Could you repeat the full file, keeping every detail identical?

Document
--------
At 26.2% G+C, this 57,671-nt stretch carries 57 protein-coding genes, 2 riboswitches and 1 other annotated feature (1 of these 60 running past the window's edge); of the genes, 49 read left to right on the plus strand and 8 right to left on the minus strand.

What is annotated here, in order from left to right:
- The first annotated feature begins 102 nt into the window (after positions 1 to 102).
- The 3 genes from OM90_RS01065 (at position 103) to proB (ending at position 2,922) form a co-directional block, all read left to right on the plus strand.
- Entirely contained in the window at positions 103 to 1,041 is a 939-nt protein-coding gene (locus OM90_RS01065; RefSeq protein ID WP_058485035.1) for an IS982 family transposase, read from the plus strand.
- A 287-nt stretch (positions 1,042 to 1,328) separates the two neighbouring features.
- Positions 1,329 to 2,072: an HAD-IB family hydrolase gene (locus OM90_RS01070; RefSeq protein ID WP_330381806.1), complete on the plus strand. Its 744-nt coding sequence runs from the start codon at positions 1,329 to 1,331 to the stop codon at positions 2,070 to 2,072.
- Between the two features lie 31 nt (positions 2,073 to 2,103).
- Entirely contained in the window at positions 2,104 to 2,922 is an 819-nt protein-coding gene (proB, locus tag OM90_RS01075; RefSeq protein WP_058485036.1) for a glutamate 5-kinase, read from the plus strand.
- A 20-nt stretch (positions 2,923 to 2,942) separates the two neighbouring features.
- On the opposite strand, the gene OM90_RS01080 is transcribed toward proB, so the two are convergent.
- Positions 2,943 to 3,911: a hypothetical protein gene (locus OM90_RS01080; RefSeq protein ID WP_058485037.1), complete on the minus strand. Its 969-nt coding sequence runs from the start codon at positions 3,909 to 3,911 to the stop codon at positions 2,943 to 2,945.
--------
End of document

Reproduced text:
At 26.2% G+C, this 57,671-nt stretch carries 57 protein-coding genes, 2 riboswitches and 1 other annotated feature (1 of these 60 running past the window's edge); of the genes, 49 read left to right on the plus strand and 8 right to left on the minus strand.

What is annotated here, in order from left to right:
- The first annotated feature begins 102 nt into the window (after positions 1 to 102).
- The 3 genes from OM90_RS01065 (at position 103) to proB (ending at position 2,922) form a co-directional block, all read left to right on the plus strand.
- Entirely contained in the window at positions 103 to 1,041 is a 939-nt protein-coding gene (locus OM90_RS01065; RefSeq protein ID WP_058485035.1) for an IS982 family transposase, read from the plus strand.
- A 287-nt stretch (positions 1,042 to 1,328) separates the two neighbouring features.
- Positions 1,329 to 2,072: an HAD-IB family hydrolase gene (locus OM90_RS01070; RefSeq protein ID WP_330381806.1), complete on the plus strand. Its 744-nt coding sequence runs from the start codon at positions 1,329 to 1,331 to the stop codon at positions 2,070 to 2,072.
- Between the two features lie 31 nt (positions 2,073 to 2,103).
- Entirely contained in the window at positions 2,104 to 2,922 is an 819-nt protein-coding gene (proB, locus tag OM90_RS01075; RefSeq protein WP_058485036.1) for a glutamate 5-kinase, read from the plus strand.
- A 20-nt stretch (positions 2,923 to 2,942) separates the two neighbouring features.
- On the opposite strand, the gene OM90_RS01080 is transcribed toward proB, so the two are convergent.
- Positions 2,943 to 3,911: a hypothetical protein gene (locus OM90_RS01080; RefSeq protein ID WP_058485037.1), complete on the minus strand. Its 969-nt coding sequence runs from the start codon at positions 3,909 to 3,911 to the stop codon at positions 2,943 to 2,945.